When you think about this show as having appeal to kids, the merchandising nearly took care of itself. The more forms Ben can take, the more action figures there are to sell. Kids can even buy their own full-sized Omnitrix. This is truly brilliant work. Even Gwen gets in on the superhero action in an episode so it isn’t just a boy’s show.
Since today is August 10th, there’s a Ben 10 marathon on Cartoon Network and tonight at 7 PM Eastern, there is a Ben 10 movie, “The Secret of the Omnitrix.”
Tuesday, August 07, 2007
Saturday, August 04, 2007
Thanks to Uncle Doug and Aunt Laura, who provided the tickets, we were able to go this weekend after all. We were planning on having a larger gathering on Sunday, but work requirements changed all that. We turned a long weekend into a day trip, returning home a scant 12 hours after we left.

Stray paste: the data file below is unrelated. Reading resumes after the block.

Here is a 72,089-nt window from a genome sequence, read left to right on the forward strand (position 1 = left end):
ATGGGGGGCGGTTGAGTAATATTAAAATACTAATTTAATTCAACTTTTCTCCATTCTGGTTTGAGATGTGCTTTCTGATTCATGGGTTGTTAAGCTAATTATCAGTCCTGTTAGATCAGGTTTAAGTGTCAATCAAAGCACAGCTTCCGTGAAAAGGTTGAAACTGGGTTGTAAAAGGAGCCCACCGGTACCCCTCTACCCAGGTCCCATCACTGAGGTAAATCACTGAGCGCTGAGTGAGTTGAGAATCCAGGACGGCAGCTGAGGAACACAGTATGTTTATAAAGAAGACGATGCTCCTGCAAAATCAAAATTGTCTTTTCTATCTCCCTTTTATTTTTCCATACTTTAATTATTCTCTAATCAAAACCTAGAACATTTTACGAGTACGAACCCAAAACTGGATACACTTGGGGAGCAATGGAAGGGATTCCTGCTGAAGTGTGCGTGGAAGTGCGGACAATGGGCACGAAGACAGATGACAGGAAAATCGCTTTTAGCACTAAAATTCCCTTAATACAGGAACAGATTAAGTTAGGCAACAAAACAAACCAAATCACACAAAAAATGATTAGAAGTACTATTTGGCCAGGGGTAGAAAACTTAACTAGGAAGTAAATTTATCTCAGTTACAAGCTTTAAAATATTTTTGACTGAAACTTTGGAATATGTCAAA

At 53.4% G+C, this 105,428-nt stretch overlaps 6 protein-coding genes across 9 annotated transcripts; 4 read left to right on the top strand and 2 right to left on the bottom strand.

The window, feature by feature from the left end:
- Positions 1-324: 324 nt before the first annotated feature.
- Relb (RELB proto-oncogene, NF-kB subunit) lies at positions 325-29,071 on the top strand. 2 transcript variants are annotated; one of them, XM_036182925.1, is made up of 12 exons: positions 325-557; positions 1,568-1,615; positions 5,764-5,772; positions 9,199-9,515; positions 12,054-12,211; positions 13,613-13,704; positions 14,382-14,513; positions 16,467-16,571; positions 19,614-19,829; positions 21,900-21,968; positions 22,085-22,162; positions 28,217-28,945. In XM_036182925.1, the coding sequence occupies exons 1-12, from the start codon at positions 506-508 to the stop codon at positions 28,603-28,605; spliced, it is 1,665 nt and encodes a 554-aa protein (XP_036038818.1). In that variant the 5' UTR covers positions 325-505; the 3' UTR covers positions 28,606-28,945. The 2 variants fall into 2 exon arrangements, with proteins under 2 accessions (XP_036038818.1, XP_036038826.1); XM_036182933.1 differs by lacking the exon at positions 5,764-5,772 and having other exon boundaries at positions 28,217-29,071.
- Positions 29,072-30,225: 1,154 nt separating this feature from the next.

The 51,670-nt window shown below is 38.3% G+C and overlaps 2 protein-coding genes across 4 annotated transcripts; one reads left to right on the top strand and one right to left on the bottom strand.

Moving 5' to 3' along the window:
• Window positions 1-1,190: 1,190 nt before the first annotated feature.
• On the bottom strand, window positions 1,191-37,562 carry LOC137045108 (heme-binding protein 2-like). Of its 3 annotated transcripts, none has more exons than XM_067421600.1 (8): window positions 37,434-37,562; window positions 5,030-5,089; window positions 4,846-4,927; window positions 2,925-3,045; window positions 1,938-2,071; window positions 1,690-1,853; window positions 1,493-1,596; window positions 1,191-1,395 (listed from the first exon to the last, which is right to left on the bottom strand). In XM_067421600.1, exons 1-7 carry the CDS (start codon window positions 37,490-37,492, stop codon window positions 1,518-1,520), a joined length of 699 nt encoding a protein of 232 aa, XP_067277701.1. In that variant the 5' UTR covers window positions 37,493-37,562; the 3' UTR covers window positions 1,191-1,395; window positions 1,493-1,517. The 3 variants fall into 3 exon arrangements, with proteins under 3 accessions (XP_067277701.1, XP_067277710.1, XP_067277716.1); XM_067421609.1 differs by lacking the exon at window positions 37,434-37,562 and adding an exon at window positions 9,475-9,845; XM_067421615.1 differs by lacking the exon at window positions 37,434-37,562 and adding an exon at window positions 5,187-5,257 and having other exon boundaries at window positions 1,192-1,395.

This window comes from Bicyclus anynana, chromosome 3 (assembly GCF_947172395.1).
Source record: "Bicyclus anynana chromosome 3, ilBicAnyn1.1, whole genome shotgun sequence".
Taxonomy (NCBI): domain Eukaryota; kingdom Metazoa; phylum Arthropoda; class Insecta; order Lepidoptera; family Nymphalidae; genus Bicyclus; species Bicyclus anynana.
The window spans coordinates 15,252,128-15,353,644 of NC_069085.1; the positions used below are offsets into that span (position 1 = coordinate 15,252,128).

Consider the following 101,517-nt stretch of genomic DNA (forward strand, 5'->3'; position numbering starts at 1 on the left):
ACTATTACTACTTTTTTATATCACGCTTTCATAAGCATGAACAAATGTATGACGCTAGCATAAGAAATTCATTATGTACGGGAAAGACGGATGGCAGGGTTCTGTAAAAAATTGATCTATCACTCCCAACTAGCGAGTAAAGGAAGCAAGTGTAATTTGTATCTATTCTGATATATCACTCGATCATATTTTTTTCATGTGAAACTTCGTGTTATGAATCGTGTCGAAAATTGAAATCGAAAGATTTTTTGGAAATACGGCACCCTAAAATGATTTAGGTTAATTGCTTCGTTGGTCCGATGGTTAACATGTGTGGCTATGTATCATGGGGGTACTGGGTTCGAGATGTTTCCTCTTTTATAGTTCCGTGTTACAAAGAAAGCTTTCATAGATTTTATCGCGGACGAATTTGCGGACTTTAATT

I'm not going to say that Sera enjoyed it overly much. She cried right after the picture you see at the right, taken with Paws, the Tigers' mascot. In fact, she squirmed throughout the game like she did at her first trip to the drive-in. But I hope that this will be the first trip of many. If you are a regular reader of this blog, or if you know me at all, you know that the Detroit Tigers are very important to me. They are a family tradition that goes as far back as the Detroit Tigers do. My grandmother listened to them along with her father.
Sera's squirming led me to take her to the souvenir store just when the Tigers had their only rally of the whole night. But you know what, watching her run around like a crazy girl, burning off all of her nervous energy was better than watching the game. Four months ago you could have never convinced me that this was a remote possibility.Here's a picture of us both with Paws, the Tigers mascot.